Extract from GoNOMAD DESTINATION GUIDE
Fort William, Scotland: Gateway to Highland Adventures
By Charlotte Turner
Fort William is a town primarily known for being home to the United Kingdom’s highest mountain, Ben Nevis. The mountain has been particularly important in the development of the town’s identity, with Fort William now claiming the title of ‘the outdoor capital of the UK.’ A significant-sized town in a fairly remote landscape, Fort William acts as gateway to Highland adventures.
Although perhaps this is an obvious
tourist attraction to many overseas visitors, many
British have an unfortunate habit of overlooking
their homeland completely when it comes to planning
their annual holidays.
Quite frankly, the possibility of spending our precious holidays squelching up a mountain makes us shudder. But I can now prove that, even if the weather lives up to its deserving reputation, this charismatic town has some of the most stunning and dramatic countryside that the British Isles has to offer.When to Go
Well, I went in August, supposedly the
middle of summer, and it rained three days out of
four. Rather unhelpfully, I kept being reminded
that I had just missed a mini heat wave and some of
the best weather the area had ever seen.
I live in London, and as my original plan
had been to camp, I arrived in the area by car.
Although we spread the journey over several days,
driving via Nottingham to visit friends and
Edinburgh to check out the Scottish capital, the
drive would have taken about 12 hours in total,
taking secondary ‘A’ roads. We took the main
Eastern artery, the A1(M), which runs from London
to the far tip of the Yorkshire Dales and then took
the A68, otherwise known as the Jedburgh Road, to
By air, most international flights will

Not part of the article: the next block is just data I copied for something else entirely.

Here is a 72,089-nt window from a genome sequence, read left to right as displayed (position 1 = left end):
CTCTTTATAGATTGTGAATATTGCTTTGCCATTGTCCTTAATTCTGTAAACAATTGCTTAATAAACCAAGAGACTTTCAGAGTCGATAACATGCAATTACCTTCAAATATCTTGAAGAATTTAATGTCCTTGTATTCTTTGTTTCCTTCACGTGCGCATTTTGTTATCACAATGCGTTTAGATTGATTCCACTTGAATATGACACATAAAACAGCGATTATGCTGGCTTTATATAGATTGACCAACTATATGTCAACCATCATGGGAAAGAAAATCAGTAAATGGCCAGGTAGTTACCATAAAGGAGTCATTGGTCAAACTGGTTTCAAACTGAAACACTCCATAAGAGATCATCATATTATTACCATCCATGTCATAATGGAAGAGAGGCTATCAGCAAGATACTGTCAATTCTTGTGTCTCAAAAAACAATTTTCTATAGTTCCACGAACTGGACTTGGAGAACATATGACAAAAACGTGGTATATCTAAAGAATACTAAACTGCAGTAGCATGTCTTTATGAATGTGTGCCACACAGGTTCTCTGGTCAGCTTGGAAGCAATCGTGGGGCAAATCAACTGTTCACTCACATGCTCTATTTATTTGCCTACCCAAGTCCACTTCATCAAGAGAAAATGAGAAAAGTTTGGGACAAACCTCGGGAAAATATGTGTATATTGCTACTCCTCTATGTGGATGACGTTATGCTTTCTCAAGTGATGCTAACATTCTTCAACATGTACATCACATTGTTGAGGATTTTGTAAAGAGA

fly into London Heathrow or London Gatwick, where
you get your connecting flight to Scotland. If you
haven’t pre-booked your internal connecting
flights, one tip that I would pass on to those
traveling on a shoestring would be to check out the
London Stansted-based budget airlines on the
internet before committing to a deal with an
overseas based travel agent.
Would it be too obvious to say Ben Nevis? The mountain itself is obviously a major draw for visitors and contributes greatly to Fort William’s commercial success. Even for those who are not that crazy about mountaineering, there is a rather convenient halfway point that is not a particularly difficult climb and is very well-trodden.
Although it is possible to do a round-trip
from this point, I was advised by staff at the Glen
Nevis Information Centre that this walk would
finish about seven miles away from the starting
point, and so I would have needed to research what
times the buses ran along the road, (and I got the
feeling that they were not that frequent.)
Neptune’s Staircase, situated just outside Fort William in the small town of Banavie, is definitely worth a look. Located opposite ‘Chase the Wild Goose’ hostel, (see below,) or on the road into Banavie from Fort William, this series of locks on the Caledonian Canal is an impressive feat of nautical engineering.Best Lodgings
For those traveling on a budget, I cannot
recommend the Chase the Wild
Goose hostel too highly.
Situated just outside Fort William in a village
called Banavie, this was the last hostel I tried as
we drive through torrential rain on the road to
Fort William from Edinburgh. Charging £14-£15 a
night, this hostel has 4-8 bedded rooms, and the
facilities were better than most hotels I have
There was a TV room, free DVD loan, a
reading lounge, free bike storage, local food/
transport/ tourist folders of information and free
tea and coffee.
For those with more money to spare, there are numerous B&B’s, (bed and breakfasts), littering the roads surrounding Fort William. If you go to the tourist office, they will help you find the type of lodging you want.Dining
As a Londoner, I had lived my entire life
with the promise that London is the most expensive
place in the UK. I found this to be a myth, as the
rest of England appears to be catching up at a